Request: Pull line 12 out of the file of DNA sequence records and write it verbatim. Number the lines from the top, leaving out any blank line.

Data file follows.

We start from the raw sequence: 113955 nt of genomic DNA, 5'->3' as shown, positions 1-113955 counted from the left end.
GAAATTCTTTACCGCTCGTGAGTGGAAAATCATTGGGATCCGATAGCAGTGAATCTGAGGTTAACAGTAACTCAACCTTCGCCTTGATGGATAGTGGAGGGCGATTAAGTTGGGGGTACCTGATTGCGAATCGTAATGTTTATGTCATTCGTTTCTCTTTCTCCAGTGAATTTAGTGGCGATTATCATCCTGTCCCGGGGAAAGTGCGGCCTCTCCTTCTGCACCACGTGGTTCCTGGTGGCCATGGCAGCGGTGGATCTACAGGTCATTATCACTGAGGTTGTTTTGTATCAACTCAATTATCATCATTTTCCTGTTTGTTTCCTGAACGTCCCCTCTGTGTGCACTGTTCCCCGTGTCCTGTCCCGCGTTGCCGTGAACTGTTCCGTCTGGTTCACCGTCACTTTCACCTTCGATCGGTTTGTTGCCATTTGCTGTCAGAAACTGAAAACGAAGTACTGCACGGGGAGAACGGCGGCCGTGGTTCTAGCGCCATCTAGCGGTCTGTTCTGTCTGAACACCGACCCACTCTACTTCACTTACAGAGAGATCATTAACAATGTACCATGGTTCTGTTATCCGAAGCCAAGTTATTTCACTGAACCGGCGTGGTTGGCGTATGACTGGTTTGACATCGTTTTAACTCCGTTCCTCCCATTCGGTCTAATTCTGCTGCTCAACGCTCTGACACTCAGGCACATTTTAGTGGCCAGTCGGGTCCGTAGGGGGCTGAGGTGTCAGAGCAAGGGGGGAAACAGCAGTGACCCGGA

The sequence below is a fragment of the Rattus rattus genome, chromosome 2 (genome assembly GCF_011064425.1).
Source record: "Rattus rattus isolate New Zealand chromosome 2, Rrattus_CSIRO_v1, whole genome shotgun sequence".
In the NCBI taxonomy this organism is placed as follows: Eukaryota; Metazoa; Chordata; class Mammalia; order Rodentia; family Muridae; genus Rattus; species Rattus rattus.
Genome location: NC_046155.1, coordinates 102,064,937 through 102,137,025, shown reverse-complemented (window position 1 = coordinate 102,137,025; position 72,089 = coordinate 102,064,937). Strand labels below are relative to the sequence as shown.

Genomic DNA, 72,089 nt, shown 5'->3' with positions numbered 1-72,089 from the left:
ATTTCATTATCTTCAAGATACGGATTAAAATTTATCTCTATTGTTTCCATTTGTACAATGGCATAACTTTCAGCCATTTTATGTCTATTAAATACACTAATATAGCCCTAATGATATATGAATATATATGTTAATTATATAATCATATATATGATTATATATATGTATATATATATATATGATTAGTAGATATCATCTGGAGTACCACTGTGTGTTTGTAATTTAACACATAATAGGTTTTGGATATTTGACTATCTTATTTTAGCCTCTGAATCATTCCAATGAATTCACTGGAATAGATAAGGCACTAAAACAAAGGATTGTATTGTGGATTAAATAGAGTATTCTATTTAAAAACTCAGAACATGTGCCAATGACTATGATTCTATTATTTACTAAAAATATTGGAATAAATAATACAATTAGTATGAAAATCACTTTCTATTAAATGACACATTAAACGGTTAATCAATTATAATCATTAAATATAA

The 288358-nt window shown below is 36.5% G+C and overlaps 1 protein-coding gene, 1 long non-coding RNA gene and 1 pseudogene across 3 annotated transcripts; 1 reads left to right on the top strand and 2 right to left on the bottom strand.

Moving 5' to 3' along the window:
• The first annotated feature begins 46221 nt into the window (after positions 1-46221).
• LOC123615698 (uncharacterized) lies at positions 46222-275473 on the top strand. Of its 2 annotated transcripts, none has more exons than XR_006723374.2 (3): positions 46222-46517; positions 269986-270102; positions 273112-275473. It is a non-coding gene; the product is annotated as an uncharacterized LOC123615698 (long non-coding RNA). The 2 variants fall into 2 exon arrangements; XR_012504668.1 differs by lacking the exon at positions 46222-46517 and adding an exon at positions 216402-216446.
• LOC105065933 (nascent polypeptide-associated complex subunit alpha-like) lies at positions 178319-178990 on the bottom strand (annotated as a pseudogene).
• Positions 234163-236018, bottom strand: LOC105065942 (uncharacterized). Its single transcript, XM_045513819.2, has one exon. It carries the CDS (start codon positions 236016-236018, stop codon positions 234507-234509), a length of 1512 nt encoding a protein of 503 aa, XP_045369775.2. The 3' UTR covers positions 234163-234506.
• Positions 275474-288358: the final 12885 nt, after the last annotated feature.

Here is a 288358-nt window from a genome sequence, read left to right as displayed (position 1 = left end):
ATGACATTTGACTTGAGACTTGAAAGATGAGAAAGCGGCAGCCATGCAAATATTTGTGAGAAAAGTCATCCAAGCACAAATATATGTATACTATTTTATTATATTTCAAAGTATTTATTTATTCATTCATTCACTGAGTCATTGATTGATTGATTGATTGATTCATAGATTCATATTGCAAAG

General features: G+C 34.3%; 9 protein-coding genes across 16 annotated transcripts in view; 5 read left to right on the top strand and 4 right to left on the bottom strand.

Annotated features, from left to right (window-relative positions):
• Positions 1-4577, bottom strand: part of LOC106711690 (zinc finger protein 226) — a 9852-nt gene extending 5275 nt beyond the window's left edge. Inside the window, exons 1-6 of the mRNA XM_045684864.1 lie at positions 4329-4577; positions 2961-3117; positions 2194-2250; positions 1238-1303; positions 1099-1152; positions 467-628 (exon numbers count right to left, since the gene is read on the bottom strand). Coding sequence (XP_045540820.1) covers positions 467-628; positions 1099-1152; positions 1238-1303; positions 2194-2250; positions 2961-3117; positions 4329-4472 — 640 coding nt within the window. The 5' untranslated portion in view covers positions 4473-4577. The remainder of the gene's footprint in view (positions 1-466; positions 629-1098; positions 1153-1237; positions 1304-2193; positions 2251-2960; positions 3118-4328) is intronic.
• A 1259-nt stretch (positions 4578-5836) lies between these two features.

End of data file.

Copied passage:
• LOC123615698 (uncharacterized) lies at positions 46222-275473 on the top strand. Of its 2 annotated transcripts, none has more exons than XR_006723374.2 (3): positions 46222-46517; positions 269986-270102; positions 273112-275473. It is a non-coding gene; the product is annotated as an uncharacterized LOC123615698 (long non-coding RNA). The 2 variants fall into 2 exon arrangements; XR_012504668.1 differs by lacking the exon at positions 46222-46517 and adding an exon at positions 216402-216446.